Many low-income countries and development organizations are calling for greater liberalization of labor immigration policies in high-income countries. At the same time, human rights organizations and migrant rights advocates demand more equal rights for migrant workers. “The Price of Rights“, a new book by Oxford Economist and IZA Research Fellow Martin Ruhs, shows why you cannot always have both.
The author analyzes the trade-offs between admitting migrants and granting them rights. The book examines labor immigration policies in over 45 high-income countries, as well as policy drivers in major migrant-receiving and migrant-sending states. It finds that greater equality of rights for new migrant workers tends to be associated with more restrictive admission policies, especially for admitting lower-skilled workers from poorer countries. The tension between “access and rights” applies to a few specific rights that are perceived to create net-costs for the receiving countries including especially the right of lower-skilled migrants to access certain welfare services and benefits.
Most low-income countries around the world are acutely aware of the trade-off between access to labor markets in high-income countries and some migrant rights. Few migrant-sending countries are willing to insist on full and equal rights for fear of reduced access to the labor markets of higher-income countries. As discussed in The Price of Rights, some migrant-sending countries have explicitly rejected equality of rights for their nationals working abroad on the grounds that it constitutes a restrictive labor immigration policy measure.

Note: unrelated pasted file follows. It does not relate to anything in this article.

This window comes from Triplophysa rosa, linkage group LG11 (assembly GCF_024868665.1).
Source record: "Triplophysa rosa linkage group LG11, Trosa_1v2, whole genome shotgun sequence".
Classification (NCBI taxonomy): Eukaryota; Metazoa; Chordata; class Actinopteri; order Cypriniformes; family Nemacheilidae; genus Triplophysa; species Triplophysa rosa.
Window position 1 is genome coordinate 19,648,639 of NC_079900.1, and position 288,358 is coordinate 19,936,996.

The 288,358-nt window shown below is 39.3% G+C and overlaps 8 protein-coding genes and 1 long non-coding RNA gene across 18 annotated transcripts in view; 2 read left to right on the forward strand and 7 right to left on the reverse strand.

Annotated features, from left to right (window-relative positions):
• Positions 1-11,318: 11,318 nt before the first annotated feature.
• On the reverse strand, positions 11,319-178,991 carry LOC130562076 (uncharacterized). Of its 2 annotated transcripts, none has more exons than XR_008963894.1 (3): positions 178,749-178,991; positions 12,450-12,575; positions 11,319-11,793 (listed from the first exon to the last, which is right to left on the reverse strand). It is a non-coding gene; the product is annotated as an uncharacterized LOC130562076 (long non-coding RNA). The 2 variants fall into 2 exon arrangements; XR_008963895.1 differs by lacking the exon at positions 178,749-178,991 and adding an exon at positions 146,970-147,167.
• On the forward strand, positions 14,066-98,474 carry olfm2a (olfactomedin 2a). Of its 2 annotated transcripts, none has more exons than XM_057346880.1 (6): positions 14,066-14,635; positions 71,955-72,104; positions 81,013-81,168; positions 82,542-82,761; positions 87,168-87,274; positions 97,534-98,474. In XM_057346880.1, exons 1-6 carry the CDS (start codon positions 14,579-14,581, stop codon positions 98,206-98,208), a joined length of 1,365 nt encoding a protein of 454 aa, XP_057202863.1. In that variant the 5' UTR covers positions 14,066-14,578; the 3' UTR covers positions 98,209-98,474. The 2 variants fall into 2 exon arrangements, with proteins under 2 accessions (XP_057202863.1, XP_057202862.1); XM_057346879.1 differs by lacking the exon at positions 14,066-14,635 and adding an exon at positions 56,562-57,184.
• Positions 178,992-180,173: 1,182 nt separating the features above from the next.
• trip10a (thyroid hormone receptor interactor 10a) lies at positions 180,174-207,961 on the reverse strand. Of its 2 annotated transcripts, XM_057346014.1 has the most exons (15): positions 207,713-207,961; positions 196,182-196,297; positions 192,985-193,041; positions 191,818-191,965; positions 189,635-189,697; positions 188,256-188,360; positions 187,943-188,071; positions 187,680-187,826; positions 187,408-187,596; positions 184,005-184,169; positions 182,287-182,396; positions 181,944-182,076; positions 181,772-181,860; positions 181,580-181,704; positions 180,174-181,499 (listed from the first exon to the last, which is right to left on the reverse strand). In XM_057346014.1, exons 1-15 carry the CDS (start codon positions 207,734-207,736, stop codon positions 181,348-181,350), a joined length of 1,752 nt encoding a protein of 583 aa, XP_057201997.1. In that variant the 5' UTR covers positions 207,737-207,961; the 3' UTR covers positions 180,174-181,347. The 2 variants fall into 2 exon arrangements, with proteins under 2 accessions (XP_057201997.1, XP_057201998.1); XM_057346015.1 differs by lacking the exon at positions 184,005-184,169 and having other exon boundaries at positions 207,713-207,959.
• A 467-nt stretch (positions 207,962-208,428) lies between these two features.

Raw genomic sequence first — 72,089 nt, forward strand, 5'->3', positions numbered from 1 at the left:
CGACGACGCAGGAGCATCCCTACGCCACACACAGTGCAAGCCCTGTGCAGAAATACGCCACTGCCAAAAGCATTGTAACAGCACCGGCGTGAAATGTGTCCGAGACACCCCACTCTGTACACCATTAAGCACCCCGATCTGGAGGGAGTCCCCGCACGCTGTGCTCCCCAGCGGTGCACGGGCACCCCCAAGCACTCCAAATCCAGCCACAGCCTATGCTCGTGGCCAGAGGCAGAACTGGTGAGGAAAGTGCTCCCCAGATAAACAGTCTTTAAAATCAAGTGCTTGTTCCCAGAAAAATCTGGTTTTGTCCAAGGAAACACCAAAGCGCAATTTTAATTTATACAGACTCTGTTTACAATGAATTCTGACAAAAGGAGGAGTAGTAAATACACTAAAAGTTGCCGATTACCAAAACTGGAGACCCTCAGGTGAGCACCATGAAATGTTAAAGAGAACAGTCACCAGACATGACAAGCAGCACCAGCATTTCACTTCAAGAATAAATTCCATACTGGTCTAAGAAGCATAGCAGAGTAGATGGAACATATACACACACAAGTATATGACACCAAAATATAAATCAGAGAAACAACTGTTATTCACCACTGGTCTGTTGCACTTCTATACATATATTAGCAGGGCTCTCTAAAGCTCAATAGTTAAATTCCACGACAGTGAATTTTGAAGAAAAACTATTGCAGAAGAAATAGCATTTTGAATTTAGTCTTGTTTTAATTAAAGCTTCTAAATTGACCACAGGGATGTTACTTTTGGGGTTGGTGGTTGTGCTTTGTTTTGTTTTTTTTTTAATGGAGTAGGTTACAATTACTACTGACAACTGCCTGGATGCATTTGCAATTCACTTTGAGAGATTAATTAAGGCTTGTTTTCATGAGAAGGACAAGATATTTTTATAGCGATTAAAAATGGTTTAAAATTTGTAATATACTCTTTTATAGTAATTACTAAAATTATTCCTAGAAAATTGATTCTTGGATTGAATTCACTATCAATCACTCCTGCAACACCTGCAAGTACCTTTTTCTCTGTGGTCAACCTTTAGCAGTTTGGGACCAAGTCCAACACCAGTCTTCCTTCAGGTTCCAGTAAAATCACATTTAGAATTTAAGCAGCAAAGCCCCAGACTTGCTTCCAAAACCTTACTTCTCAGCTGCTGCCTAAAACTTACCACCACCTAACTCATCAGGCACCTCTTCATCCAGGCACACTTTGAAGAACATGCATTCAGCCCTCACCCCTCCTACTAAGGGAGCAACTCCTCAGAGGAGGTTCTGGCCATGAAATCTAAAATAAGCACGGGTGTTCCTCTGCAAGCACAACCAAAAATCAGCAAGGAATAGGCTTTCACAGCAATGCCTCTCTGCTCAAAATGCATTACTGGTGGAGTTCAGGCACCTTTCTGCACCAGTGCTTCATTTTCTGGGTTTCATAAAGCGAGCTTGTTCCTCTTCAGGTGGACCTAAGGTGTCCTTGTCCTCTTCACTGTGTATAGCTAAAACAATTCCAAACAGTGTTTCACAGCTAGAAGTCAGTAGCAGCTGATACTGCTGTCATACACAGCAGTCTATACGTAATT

How to respond to the trade-off between openness and rights is an inherently normative question with no one right answer. Martin Ruhs argues that there is a strong case for advocating the liberalization of international labor migration, especially of lower-skilled workers, through temporary migration programs that protect a universal set of core rights and account for the interests of nation-states by restricting a few specific rights that create net costs for receiving countries, and are therefore obstacles to more open admission policies.
The book suggests that we should start discussing the creation of a list of universal ‘core rights’ for migrant workers that would include fewer rights than the 1990 UN Convention of the Rights on Migrant workers with a higher chance of acceptance by a greater number of countries – thus increasing overall protection for migrant workers including in countries that admit large numbers of migrants.